I didn’t hear the news for three days. I was hoping it would all be over. Three days later, I was released. I looked at the news and saw that none of it had stopped. I couldn’t sleep after that.”
Carrying bundles and sacks
“Refugees started coming to the Bryansk and Belgorod regions from Ukraine in large numbers in the spring and summer of last year. At first, in the spring, when the war had just begun, they were coming from big cities, but later on they were coming from the countryside too. They came however they could. Many didn’t even know where they were going to go next. Should they stay in Russia or travel to Europe? There were a lot of children and old people.
Chat threads for volunteers sprung up, and requests for help were published there. The coordinator would say things like: a family from the Donetsk region is on its way and needs somewhere to stay overnight in Bryansk. I would answer and start looking for somewhere through people I knew. Many people were sympathetic. Sometimes you had to meet people or bring them food, clothes or suitcases.
Suitcases were one of the biggest problems, because people didn’t have anything to carry their stuff in. Where were they going to get suitcases in the countryside? They were carrying bundles or sacks instead. One person had just wrapped their things in a jumper and left.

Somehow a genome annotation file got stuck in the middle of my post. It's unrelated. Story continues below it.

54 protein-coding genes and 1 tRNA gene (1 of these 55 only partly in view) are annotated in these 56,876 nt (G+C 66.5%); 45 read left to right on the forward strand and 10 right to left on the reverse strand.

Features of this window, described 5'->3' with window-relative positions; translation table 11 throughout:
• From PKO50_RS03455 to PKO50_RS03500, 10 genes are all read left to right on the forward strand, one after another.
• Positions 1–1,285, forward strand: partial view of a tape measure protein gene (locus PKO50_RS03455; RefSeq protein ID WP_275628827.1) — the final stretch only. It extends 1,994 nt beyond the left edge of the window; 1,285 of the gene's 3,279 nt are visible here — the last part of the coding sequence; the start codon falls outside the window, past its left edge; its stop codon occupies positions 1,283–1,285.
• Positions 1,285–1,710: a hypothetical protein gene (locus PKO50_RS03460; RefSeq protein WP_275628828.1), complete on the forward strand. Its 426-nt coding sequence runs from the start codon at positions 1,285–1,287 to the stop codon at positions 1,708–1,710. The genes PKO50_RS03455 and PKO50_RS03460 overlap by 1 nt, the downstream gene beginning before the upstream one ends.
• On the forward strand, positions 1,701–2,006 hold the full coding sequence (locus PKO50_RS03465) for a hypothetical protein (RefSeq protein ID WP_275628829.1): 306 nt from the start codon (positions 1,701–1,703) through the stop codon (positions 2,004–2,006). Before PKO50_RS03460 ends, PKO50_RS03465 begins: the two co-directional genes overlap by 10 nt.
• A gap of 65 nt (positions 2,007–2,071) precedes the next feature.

One time, I met a guy from Donetsk at the station in Bryansk. I found him, we went and got something to eat, laughed a lot, joked around. We got on well. He was open-minded, bright-eyed, very young. He had his whole life ahead of him. As we were walking along, he showed me his passport issued by the “Donetsk People’s Republic”. I’d never seen one before. It looked like it had been printed on an office printer. He wanted to give it to me as a memento.
He was glad just to be at a train station in Russia, happy to be safe, to stand around and chat. In the DPR, they could come up to him on the street and take him off to war on the spot. And in Russia, he was like, wow, you can walk around here! Then I took him to the bus station, he got on a bus and went to Moscow. He dreamt of becoming a model. I don’t think his dream will come true.”
“I was always aware the police could come for me at any time while I was trying to help refugees. I was searched twice even before the war, in 2019 and 2021, for my political activities. I was a volunteer in the local Navalny headquarters and my friends and I tried to raise awareness about corruption.
Korshunov holds a sign saying: “Putin, drink tea”. Photo: from private archive
From then on, I would notice any noise in the building, and I knew all the cars that were usually parked outside. When I went out, I would make a note of all the dangerous chats in Telegram so I could delete them if I was detained. It was basically non-stop stress. I was afraid to speak when in town. I was constantly looking over my shoulder.
But we — my friends and I, that is — still thought our region was OK, because we read news from other parts of the country, where things were totally bleak. People were being tortured and imprisoned. We were only threatened with having our genitals clamped in a vice.
When mobilisation was announced, a friend of mine was nabbed walking into his building. He was taken to the military enlistment office where they wanted him to sign up, but he refused. They wrote a report on him but let him go if he promised to come back the next day.
I knew I’d be next. So I either had to leave the country or go into hiding.